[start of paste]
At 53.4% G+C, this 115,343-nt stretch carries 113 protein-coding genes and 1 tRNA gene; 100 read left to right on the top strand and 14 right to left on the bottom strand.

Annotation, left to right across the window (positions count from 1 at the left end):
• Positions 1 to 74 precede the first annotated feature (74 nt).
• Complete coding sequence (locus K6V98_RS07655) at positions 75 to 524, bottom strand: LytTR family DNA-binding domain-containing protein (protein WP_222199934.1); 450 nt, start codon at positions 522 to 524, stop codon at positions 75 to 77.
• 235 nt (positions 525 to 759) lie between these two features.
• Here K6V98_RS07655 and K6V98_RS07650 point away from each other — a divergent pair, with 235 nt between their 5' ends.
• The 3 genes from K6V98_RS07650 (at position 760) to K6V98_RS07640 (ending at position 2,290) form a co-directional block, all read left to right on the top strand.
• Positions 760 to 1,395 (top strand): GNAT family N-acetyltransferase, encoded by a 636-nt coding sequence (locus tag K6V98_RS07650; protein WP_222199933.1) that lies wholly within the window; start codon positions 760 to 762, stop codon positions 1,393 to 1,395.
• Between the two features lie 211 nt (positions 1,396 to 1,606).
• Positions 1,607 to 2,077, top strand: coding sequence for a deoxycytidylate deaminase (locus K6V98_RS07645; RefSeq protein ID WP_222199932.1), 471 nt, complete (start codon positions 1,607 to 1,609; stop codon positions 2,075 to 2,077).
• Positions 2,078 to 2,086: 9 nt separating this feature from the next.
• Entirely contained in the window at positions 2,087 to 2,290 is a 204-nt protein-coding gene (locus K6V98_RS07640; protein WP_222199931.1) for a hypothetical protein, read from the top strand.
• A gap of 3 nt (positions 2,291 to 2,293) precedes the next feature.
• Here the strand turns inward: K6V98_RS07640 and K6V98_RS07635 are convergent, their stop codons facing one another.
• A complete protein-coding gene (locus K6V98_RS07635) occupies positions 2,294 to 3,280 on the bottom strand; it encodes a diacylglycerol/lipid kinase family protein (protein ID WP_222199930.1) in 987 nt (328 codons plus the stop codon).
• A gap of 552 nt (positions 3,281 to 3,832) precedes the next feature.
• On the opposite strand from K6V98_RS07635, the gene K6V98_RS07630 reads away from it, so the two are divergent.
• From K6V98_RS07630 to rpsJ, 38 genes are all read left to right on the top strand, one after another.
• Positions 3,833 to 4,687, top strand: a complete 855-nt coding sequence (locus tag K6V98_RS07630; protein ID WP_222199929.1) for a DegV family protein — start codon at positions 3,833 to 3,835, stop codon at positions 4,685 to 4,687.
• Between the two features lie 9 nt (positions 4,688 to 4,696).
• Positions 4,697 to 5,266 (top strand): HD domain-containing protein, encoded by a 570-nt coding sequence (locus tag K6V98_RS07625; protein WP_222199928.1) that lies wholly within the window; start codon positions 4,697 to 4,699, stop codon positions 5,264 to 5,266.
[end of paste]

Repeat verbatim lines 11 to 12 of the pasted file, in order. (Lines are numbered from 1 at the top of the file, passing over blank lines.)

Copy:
• Positions 2,078 to 2,086: 9 nt separating this feature from the next.
• Entirely contained in the window at positions 2,087 to 2,290 is a 204-nt protein-coding gene (locus K6V98_RS07640; protein WP_222199931.1) for a hypothetical protein, read from the top strand.